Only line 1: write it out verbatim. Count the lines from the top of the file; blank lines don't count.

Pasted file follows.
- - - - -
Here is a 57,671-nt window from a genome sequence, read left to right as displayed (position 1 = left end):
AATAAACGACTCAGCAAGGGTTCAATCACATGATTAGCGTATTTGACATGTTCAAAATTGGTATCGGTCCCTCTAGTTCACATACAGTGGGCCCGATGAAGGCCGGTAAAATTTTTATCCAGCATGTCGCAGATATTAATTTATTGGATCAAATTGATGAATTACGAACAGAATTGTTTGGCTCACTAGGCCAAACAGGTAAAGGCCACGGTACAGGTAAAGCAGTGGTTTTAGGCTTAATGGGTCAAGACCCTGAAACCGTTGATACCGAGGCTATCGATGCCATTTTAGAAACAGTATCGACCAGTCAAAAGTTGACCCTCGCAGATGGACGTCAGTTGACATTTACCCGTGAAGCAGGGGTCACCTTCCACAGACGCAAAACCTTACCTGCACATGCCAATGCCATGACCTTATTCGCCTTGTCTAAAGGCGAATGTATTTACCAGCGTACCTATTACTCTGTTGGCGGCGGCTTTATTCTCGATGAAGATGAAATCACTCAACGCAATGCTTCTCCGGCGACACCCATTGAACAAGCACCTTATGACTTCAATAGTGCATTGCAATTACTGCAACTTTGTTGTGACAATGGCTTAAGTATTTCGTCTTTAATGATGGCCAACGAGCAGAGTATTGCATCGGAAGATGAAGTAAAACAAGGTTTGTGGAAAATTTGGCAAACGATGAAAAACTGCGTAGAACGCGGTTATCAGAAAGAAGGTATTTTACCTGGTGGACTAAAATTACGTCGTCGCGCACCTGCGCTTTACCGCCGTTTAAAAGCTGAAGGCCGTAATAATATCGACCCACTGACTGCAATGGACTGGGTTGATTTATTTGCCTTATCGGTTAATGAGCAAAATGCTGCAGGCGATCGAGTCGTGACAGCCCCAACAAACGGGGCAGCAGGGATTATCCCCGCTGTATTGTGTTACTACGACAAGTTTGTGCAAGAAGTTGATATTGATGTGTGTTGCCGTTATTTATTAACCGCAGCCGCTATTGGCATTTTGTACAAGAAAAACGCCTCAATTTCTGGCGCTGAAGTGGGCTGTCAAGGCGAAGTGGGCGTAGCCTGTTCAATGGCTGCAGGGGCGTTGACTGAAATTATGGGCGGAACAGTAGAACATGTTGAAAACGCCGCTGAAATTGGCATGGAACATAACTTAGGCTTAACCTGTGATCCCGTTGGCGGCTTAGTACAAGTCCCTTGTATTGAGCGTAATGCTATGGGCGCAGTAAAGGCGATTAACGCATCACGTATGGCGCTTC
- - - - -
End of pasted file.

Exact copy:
Here is a 57,671-nt window from a genome sequence, read left to right as displayed (position 1 = left end):